In Korean with English & Chinese Subtitles
Director: Shin Tae-ra
Cast: Kim Ha-neul, Kang Ji-hwan
RunTime: 1 hr 52 mins
Released By: Encore Films & Cathay-Keris
Official Website: http://encorefilms.com/agentgirlfriend/
Opening Day: 5 November 2009
OUR INTERVIEW WITH STARS KIM HA-NEUL & KANG JI-HWAN
Disguised as a travel agent, AHN Soo-ji is a government spy
with six years’ worth of field experience. At work,
she’s smart, beautiful and packs a real punch. However
at home, she faces mundane problems just like any women her
age. Soo-ji is constantly having problems in her relationship
with her boyfriend LEE Jae-joon, due to her need to conceal
her exotic career choice from him.
on the other hand has become tired of his girlfriend’s
constant and suspicious lies. One fine day after she lies
yet again, in one final phone call, Jae-joon tells her he’s
leaving Korea for good to study in Russia. Jae-joon breaks
up with her and leaves without notice, leaving her to struggle
alone with her sadness.
Three years later, while on-the-job in disguise as a cleaning
lady, she happens to run into Jae-joon in the public bathroom
of a hotel. Looking smart and suave, he has since become an
international certified accountant and seeing him throws her
feelings into doubt. However, this is just a cover for Jae-joon,
as he had actually left Korea previously to join the Korean
NIS (National Intelligence Service) as an agent in its overseas
Soo-ji, Jae-joon is a newbie who has gotten a late start.
He is highly motivated but he is always trying too hard to
impress. Taking off on his first field mission, Jae-joon chases
a Russian crime syndicate into a hotel, where he runs into
Soo-ji. He is shocked to see her now as a hotel cleaning lady,
but his affections for her remain as strong as ever…
unbeknownst to each other, both of them are working for different
spy departments within the same intelligence agency. Action-packed
hilarity ensues as their paths cross when the Russian organized
crime group sets out to steal an advanced chemical weapon
is part of the job, and secrecy is the name of the game in
MY GIRLFRIEND IS AN AGENT!
My Girlfriend Is An Agent has the winning ingredients of a box office hit; it has two cute actors fronting the movie and a comedy component that promises lots of side-splitting laughter. And this has been proven by its strong box office performance in Korea.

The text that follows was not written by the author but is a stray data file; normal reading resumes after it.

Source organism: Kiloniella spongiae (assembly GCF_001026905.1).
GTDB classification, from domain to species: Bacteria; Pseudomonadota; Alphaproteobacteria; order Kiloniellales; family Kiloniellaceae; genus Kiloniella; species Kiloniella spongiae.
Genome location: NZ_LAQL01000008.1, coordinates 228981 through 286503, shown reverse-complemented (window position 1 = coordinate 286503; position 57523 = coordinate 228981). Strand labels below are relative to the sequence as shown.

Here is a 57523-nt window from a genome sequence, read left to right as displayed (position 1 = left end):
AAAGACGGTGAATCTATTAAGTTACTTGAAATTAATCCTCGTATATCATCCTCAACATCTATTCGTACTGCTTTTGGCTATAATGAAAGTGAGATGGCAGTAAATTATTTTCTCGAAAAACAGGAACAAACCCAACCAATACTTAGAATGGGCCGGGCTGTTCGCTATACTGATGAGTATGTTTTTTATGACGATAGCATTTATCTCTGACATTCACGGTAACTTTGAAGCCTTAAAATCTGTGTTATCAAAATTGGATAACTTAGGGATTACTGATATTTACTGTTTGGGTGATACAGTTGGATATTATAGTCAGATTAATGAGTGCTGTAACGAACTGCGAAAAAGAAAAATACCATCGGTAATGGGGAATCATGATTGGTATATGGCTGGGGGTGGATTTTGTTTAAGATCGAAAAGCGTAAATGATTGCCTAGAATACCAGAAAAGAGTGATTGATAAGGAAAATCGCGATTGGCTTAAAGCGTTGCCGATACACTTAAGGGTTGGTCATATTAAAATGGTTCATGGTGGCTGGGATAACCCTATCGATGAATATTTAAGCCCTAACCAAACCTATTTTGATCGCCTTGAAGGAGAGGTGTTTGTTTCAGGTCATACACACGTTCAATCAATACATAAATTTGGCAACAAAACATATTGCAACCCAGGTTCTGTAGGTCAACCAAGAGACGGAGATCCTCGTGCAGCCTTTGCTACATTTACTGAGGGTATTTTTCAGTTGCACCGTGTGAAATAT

As a comedy of errors, it is a riot! It is splendidly acted, wittily scripted, big on laughs and short on tedium. It is indeed one of the more entertaining mainstream comedies I’ve seen at the cinemas all year.
Many call it Korea’s Mr and Mrs Smith because it has a pair of bickering and deceitful spouses who are really spies. But it doesn’t merit that kind of labelling because it is of a different league, a far better film than that overhyped Hollywood dreck. It has a tighter script and is smart enough to relinquish the thriller aspect in favour of situational comedy, a genre which the Koreans excel in. Although it may not offer much in terms of twists, it makes up for them with the sizzling chemistry between stars Kang Ji-hwan and Kim Na-heul and a ton of hilarious scenes.
Much of the movie’s appeal lies in the likeable and charming Kang and Kim. Although their characters, Jae-joon and Soo-ji, aren’t three-dimensional, they are endearing and compelling enough because they are never larger than life. They are simply ordinary people who could be your next-door neighbours. They just happen to make their living as spies.
The movie milks laughs out of the couple’s second-guessing games, and their painstaking attempts and lame excuses to cover up their true identities. But most of my enjoyment came from watching the (unsuccessful) transition of Jae-joon from bookish and timid accountant to a suave and macho spy. His bumbling countenance and inexperience annoys the hell out of his new regimental superior and those scenes are infectiously funny. The laughter quotient increases when he tries to impress, outsmart and outwork his immediate boss and colleagues.
It can be tricky to have a less-than-macho male lead for a spy movie as it can be an alienating factor for females. This movie takes that leap of faith and pulls it off successfully. The credit goes to up-and-comer Kang, who has only acted in two other feature films thus far. He steps up to the plate of the unconfident and slightly effeminate Jae-joon and manages to come across as goofy and charismatic at the same time. His comic timing is impeccable. Although some of the comic scenes require him to embarrass himself by contorting his face and acting like a sissy and a hen-pecked son, he brings to the role unwavering gusto. On the other hand, Kim plays Soo-ji cool most of the time and she acts like the man in the relationship. Somehow, it’s always funnier to see a guy acting effeminate than a woman acting butch. In this sense, Kang upstages Kim in nearly every scene. After all, his role is also meatier than Kim’s.
Although touted as a spy comedy, the movie doesn’t fare as well in the action department. Action fans will be disappointed. The two major action sequences which bookend the movie are run-of-the-mill. The chases are standard fare and the villains are one-dimensional and unthreatening. You’ve probably seen them somewhere before, most likely, in Hong Kong’s screwball action comedies.
Judging by the movie’s hot reception in Korea, Kang will likely be propelled to leading man status. This movie seals his leading man status and should win him more big roles.
On a side note, why do such movies always feature Russian villains? Are they are an economical way to keep the already gargantuan budgets in check?
(My Girlfriend Is An Agent fires blanks when it comes to action, but more than redeems with its excellent comic moments)
Review by Adrian Sim